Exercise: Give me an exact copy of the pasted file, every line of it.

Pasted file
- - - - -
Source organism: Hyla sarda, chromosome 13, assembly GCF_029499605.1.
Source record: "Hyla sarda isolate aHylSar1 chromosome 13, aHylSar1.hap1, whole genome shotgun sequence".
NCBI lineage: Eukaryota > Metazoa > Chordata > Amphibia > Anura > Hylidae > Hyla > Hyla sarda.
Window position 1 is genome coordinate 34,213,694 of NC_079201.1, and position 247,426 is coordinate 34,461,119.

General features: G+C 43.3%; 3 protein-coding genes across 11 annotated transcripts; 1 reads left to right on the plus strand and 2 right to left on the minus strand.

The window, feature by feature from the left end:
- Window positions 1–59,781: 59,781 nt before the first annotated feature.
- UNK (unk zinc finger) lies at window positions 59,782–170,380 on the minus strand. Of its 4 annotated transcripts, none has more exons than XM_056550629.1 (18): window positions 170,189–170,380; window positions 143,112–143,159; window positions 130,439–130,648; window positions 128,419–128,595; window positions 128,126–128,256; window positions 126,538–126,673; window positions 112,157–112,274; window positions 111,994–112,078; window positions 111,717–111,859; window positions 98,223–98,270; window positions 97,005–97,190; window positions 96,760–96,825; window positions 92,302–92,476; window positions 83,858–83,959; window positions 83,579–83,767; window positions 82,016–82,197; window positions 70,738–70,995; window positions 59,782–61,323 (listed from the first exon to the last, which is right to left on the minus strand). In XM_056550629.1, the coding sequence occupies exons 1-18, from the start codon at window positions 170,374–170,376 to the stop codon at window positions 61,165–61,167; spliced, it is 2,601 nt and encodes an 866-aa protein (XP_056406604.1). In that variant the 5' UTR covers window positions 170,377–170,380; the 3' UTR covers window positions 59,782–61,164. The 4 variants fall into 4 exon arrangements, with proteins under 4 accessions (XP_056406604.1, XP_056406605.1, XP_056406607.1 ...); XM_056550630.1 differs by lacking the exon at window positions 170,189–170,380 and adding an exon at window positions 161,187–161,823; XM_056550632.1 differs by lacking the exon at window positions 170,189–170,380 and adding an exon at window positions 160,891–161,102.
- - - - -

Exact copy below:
Source organism: Hyla sarda, chromosome 13, assembly GCF_029499605.1.
Source record: "Hyla sarda isolate aHylSar1 chromosome 13, aHylSar1.hap1, whole genome shotgun sequence".
NCBI lineage: Eukaryota > Metazoa > Chordata > Amphibia > Anura > Hylidae > Hyla > Hyla sarda.
Window position 1 is genome coordinate 34,213,694 of NC_079201.1, and position 247,426 is coordinate 34,461,119.

General features: G+C 43.3%; 3 protein-coding genes across 11 annotated transcripts; 1 reads left to right on the plus strand and 2 right to left on the minus strand.

The window, feature by feature from the left end:
- Window positions 1–59,781: 59,781 nt before the first annotated feature.
- UNK (unk zinc finger) lies at window positions 59,782–170,380 on the minus strand. Of its 4 annotated transcripts, none has more exons than XM_056550629.1 (18): window positions 170,189–170,380; window positions 143,112–143,159; window positions 130,439–130,648; window positions 128,419–128,595; window positions 128,126–128,256; window positions 126,538–126,673; window positions 112,157–112,274; window positions 111,994–112,078; window positions 111,717–111,859; window positions 98,223–98,270; window positions 97,005–97,190; window positions 96,760–96,825; window positions 92,302–92,476; window positions 83,858–83,959; window positions 83,579–83,767; window positions 82,016–82,197; window positions 70,738–70,995; window positions 59,782–61,323 (listed from the first exon to the last, which is right to left on the minus strand). In XM_056550629.1, the coding sequence occupies exons 1-18, from the start codon at window positions 170,374–170,376 to the stop codon at window positions 61,165–61,167; spliced, it is 2,601 nt and encodes an 866-aa protein (XP_056406604.1). In that variant the 5' UTR covers window positions 170,377–170,380; the 3' UTR covers window positions 59,782–61,164. The 4 variants fall into 4 exon arrangements, with proteins under 4 accessions (XP_056406604.1, XP_056406605.1, XP_056406607.1 ...); XM_056550630.1 differs by lacking the exon at window positions 170,189–170,380 and adding an exon at window positions 161,187–161,823; XM_056550632.1 differs by lacking the exon at window positions 170,189–170,380 and adding an exon at window positions 160,891–161,102.